The progressive firming of core inflation has set EU monetary authorities on a path of more forceful monetary tightening. In its meeting of 5 May – i.e. shortly after the cut-off of this forecast – the ECB Governing Board lifted policy rates by 25 basis points, down from 50 basis points in the previous two rounds of policy hikes. This was largely anticipated by market agents. At the cut-off date of this forecast, the euro area short-term rate was expected to peak at 3.8% in 2023-Q3, before abating in the course of 2024. Long-term interest rates have hardly moved. Tighter monetary conditions are feeding through the credit channel: borrowing costs are increasing, while credit flows are decreasing. The collapse of Silicon Valley Bank and two other US banks and the problems with Credit Suisse compound with the effects of higher policy rates. While well-capitalised and thoroughly supervised, EU banks’ declining risk tolerance is expected to lead to a further tightening of lending standards. As usual, projections about interest rates underpinning this forecast reflect market expectations at the time of the forecast. Moreover, this forecast assumes an orderly adjustment of the financial sector to higher policy rates, while risks stemming from exposures to households and corporates are assumed to be manageable (see Box I.1.1). While bankruptcies increased significantly towards the end of last year, the surge largely reflects a clearing of the insolvency backlog created by support schemes during the pandemic and country-specific developments related to changes in insolvency regulations (see Box I.2.2).
The tightening of financing conditions is expected to weigh on investment over the forecast horizon.
Housing investment, which is particularly sensitive to interest rates, is set to contract. By contrast, business investment is projected to still increase, though at a slower pace than last year, helped by corporates’ overall healthy balance sheet position. Finally, public investment is forecast to remain buoyant in both 2023 and 2024 thanks to the continued deployment of the Recovery and Resilience Facility (RRF). Overall, investment growth is projected to decelerate markedly from 4% in 2022 to 0.9% in 2023. Gradual normalisation of economic activity is expected to reinvigorate companies’ investment decisions, pushing overall investment growth up by 2.1% in 2024.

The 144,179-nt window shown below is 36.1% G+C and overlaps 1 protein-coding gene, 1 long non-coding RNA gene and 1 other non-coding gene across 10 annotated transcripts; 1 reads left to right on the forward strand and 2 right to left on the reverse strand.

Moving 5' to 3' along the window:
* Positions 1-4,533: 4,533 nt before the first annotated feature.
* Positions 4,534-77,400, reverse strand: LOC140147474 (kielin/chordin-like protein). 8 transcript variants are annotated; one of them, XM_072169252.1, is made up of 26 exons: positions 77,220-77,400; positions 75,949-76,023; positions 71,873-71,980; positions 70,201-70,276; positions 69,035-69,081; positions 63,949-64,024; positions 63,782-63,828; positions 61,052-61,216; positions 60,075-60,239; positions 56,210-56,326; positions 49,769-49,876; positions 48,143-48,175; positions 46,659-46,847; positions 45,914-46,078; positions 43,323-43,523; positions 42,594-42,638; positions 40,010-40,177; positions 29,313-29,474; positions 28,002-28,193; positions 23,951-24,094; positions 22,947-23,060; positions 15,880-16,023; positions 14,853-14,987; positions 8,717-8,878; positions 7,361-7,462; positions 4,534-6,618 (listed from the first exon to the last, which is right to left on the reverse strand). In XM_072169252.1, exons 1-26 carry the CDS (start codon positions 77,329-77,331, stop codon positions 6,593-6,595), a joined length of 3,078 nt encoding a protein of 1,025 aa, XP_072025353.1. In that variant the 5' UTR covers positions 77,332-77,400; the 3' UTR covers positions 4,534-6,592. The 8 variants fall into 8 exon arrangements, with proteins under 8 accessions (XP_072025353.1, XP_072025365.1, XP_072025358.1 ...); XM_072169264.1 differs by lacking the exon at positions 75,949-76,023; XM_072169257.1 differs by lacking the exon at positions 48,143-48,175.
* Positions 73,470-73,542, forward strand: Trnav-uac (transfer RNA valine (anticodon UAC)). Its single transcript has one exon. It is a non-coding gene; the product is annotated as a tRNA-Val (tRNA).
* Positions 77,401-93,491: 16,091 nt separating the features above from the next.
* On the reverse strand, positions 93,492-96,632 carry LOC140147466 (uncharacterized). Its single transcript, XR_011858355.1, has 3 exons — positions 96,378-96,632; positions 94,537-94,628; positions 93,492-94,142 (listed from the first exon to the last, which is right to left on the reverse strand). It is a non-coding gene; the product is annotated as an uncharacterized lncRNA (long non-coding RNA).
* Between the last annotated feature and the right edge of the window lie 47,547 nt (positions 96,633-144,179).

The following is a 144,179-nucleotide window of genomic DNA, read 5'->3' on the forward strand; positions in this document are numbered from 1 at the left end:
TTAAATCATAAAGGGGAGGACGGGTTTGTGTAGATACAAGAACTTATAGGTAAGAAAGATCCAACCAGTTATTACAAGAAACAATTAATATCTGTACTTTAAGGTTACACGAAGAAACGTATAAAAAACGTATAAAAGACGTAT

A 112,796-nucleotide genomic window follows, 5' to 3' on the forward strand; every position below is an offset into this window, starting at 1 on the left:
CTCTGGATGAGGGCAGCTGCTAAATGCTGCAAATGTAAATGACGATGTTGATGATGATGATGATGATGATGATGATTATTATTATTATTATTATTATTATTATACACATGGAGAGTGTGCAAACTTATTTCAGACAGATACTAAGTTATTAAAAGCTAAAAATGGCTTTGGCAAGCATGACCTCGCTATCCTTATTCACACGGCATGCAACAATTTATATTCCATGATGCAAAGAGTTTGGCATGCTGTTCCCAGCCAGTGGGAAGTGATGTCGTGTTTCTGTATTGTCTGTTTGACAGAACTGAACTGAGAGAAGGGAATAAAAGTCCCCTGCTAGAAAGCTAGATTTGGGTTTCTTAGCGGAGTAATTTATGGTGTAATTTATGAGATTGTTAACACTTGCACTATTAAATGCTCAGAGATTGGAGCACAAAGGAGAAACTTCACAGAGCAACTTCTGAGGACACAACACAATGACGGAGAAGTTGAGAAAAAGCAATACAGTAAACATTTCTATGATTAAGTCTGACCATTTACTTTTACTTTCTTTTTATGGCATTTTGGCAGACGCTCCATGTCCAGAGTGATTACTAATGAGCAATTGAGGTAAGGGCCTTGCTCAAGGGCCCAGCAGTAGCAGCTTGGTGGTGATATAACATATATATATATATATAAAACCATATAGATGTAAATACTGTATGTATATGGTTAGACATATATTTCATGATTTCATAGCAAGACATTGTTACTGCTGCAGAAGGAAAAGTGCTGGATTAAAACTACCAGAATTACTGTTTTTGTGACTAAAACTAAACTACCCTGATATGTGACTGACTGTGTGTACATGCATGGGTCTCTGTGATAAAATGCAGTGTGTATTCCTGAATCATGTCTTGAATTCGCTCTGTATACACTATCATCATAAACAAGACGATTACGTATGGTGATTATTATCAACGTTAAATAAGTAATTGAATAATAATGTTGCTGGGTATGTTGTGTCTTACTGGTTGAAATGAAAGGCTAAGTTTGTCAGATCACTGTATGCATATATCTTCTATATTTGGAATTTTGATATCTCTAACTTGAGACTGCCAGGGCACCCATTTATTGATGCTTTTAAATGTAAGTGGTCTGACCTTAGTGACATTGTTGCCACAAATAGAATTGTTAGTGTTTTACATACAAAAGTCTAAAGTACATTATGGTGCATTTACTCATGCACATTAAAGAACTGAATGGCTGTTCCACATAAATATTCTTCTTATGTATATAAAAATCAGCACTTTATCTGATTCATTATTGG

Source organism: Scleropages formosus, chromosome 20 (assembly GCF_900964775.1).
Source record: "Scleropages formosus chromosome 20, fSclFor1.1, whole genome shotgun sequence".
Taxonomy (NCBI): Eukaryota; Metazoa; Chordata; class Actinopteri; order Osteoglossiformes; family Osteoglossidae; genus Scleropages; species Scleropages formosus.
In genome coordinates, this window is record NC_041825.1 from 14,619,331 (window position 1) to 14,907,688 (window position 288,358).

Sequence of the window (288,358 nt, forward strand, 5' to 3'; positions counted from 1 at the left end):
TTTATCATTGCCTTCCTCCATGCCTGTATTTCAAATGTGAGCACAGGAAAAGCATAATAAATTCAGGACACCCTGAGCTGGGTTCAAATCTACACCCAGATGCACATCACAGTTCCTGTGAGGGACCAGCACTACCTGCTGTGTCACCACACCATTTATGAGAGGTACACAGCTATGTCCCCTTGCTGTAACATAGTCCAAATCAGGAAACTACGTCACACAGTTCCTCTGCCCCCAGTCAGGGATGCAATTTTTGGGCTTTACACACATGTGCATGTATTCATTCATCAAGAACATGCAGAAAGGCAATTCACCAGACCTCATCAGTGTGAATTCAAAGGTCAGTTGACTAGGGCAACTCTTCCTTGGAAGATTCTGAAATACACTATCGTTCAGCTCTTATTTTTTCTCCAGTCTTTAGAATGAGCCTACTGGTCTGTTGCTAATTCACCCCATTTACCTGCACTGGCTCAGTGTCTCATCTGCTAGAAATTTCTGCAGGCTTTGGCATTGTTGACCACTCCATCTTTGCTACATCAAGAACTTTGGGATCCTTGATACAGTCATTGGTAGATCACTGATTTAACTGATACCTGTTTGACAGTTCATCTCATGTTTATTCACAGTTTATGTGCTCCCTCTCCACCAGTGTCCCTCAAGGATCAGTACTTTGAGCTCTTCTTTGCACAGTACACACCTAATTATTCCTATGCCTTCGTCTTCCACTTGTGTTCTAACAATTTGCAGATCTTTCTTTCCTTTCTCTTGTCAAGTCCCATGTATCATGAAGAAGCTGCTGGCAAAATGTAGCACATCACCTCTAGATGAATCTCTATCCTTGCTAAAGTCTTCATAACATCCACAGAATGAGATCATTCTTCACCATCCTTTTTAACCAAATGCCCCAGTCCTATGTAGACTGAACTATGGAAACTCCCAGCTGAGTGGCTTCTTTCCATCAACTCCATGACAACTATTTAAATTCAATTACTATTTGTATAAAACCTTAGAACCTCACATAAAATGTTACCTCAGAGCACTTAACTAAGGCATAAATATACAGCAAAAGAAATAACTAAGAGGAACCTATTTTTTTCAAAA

Inflation keeps eroding the purchasing power of consumers. Following the fall in the last quarter of 2022, private consumption is expected to have weakened again in the first quarter of this year. Overall, private consumption growth in the EU in 2023 is projected at 0.5%. As inflation loosens its grip on households’ budgets, private consumption is set to rebound to 1.8% in 2024. The household saving rate is projected to decrease in the EU from 13.2% in 2022 to 12.8% in 2024, in line with its long-term average.
The slower pace of economic expansion in the EU is set to have a limited impact on the EU labour market. Continued labour market tightness, labour hoarding due to skill shortages as well as strong demand, especially for services, are expected to cushion the impact of the economic slowdown on the labour market.
Employment growth is still forecast at 0.5% in the EU this year. In 2024, employment is set to keep growing moderately (0.4%), implying a less job-rich growth than in 2022. The unemployment rate is expected to remain close to its historical low, at 6.2%, in the EU in 2023, before edging down to 6.1% in 2024.
After growing by 5.0% in 2022, the annual growth rate of compensation per employee is projected to increase to 5.9% in 2023 before falling to 4.6% in 2024. This means that real wages are still set to decrease this year, though a slight pick-up in real wages is expected towards the end of the year.
Sharply lower natural gas prices are making their way to retail prices of gas and electricity, though at varying speeds across EU Member States. At the same time, all other major inflation subcomponents (processed and unprocessed food, non-energy industrial goods and services) have seen their annual inflation rate increase between December and March. Consequently, core inflation (headline excluding energy and unprocessed food) continued to rise in early 2023, to a historical high of 7.6% in March, and core goods and services replaced energy as the primary driver of headline inflation in the EU. Recent indications on managers’ selling price expectations from business surveys and other indicators corroborate the projection of core inflation having peaked in the first quarter. Core inflation is projected to decline gradually as profit margins absorb higher wage pressures and tighter financing conditions prove effective. Average core inflation in 2023, at 6.9% in the EU, is set to exceed that in 2022, before falling to 3.6% in 2024, above headline inflation in both forecast years.